Keeping it Simple: HTML vs. Plain Text Emails

25 / Jan / 2022 by Manmeet Singh 0 comments

Few years back everyone was super excited about HTML 5 and CSS3 usage in email marketing. Companies would stuff every bit of that 600px width with design elements and catchy graphics, and spend huge resources to make their emails more mobile friendly.

But now we are coming back to the basics! These days the marketing world is buzzing with increasing email engagement rate via Plain Text Emails.

HTML Emails

HTML emails look super cool and engaging but when we create different sections or blocks in an email and add different layers of elements like banner images, text sections, speaker section, fancy social media section, and footers with lots of embedded links, we add so much code in the background. This code rests on top of the existing layers of HTML5, CSS3, and JavaScript code.

Another worry in HTML is that these days hacking/spamming has reached another level. Hackers abuse emails via email spams, embedded viruses or malware, phishing attacks, spoofing and other email borne malicious threats by exploiting anchor links and JS.

With these growing spamming incident reports, companies have started using anti-spam software like SpamTitan, Avanan Cloud, SaneBox, N-able Mail Assure and many more. These software scan all the emails and filter out the threats.

Once several users block an email with excessive anchor links or too much JS code, all these software make false assumptions and suppress emails leading to lower delivery rate.

Another important factor is the lack of human touch in HTML emails.

In this post-pandemic world we are already seeing a decline in human interaction and when we receive an email which is coming from an XYZ company’s Marketing or Sales department we don’t pay heed to it. It’s just another fish in the ocean. We’re more intrigued by something that’s coming directly from Mr. John Doe even though we have no connection with them.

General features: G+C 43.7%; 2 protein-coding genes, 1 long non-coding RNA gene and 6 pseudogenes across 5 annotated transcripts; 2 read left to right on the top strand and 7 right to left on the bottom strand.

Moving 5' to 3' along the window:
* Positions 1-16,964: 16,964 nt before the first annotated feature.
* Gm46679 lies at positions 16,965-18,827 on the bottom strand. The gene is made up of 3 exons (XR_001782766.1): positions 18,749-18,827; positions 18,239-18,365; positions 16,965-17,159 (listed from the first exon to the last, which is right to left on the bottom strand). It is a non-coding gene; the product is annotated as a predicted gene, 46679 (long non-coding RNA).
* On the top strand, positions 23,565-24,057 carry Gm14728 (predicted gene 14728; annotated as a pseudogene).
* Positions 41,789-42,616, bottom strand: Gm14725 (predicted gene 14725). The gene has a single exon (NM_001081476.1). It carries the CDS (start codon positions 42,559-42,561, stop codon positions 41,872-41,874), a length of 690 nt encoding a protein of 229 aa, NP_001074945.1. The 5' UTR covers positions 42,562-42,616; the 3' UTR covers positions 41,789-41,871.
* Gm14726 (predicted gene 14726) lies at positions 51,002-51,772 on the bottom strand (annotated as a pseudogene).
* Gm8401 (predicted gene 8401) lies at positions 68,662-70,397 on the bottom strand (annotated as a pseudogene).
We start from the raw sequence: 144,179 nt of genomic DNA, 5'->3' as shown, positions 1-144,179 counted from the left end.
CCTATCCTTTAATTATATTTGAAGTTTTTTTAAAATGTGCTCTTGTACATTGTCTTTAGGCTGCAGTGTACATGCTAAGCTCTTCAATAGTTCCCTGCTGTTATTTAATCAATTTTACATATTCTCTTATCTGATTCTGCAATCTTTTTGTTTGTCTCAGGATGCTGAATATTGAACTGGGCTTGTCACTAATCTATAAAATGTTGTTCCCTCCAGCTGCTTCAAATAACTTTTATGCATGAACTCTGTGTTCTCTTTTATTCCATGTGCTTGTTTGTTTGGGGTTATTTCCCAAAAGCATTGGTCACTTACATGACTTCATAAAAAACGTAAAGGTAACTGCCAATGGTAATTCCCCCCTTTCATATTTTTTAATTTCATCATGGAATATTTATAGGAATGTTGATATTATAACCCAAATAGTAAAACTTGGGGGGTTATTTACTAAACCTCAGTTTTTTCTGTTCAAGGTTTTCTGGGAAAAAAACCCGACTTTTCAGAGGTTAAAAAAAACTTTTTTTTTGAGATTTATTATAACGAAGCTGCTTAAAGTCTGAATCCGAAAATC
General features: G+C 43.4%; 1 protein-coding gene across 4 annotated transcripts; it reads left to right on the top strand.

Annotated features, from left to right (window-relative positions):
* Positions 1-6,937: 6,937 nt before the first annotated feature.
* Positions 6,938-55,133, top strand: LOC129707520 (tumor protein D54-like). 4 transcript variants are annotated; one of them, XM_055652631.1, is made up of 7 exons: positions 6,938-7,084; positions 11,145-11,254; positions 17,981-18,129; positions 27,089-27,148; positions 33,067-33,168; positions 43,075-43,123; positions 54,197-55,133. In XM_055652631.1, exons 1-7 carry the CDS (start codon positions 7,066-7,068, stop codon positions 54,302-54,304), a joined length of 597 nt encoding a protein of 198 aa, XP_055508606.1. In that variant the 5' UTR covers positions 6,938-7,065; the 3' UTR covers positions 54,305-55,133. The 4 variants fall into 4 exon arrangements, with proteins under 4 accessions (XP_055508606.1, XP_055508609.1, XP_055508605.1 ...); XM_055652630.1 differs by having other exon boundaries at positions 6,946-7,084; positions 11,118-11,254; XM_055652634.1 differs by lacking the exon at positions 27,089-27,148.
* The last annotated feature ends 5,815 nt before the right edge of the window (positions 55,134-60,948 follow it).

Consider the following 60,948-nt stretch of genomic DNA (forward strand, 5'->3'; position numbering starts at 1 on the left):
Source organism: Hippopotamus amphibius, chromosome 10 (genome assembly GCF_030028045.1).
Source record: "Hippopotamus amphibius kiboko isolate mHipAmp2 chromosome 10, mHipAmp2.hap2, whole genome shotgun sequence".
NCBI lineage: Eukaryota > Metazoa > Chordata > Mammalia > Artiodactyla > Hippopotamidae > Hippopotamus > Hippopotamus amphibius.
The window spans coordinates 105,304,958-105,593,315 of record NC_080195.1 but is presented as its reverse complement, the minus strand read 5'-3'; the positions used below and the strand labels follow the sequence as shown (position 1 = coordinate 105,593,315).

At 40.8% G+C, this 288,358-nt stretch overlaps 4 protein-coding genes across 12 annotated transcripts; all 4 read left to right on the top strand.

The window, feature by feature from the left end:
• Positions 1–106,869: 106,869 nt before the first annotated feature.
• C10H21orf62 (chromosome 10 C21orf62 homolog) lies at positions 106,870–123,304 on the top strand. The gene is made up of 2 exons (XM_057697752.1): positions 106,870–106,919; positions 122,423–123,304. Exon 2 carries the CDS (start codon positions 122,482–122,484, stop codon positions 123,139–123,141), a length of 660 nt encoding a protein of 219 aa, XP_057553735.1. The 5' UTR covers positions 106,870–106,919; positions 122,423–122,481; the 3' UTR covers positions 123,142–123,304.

Plain Text Emails 

Plain Text Emails are more engaging because it makes a recipient feel that someone has sent them a personal email from their own inbox even though it came from the same Marketing Automation Platform but with a different template.

Here’s how you do it.

This email is a great example of a Plain Text Email.

It portrays that “Andrew Smith” sent this email to “Manmeet” from his personal inbox, which is further reassured by Andrew’s signature. The only automation hint is the unsubscribe link at the bottom but those are mandatory and need to be lived by. Here the recipient would imagine that Andrew is personally reaching out to them instead of a generic company sending another promotion.

At TO THE NEW, we have seen much better email engagement rates with these plain text emails over HTML ones ourselves. Click rates and click through rates have also increased with this template. We even confirmed our results by performing A/B testing with HTML and Plain-text emails.

What do you think is a better way to reach out to prospective clients? Which mode do you prefer?


Leave a Reply

Your email address will not be published. Required fields are marked *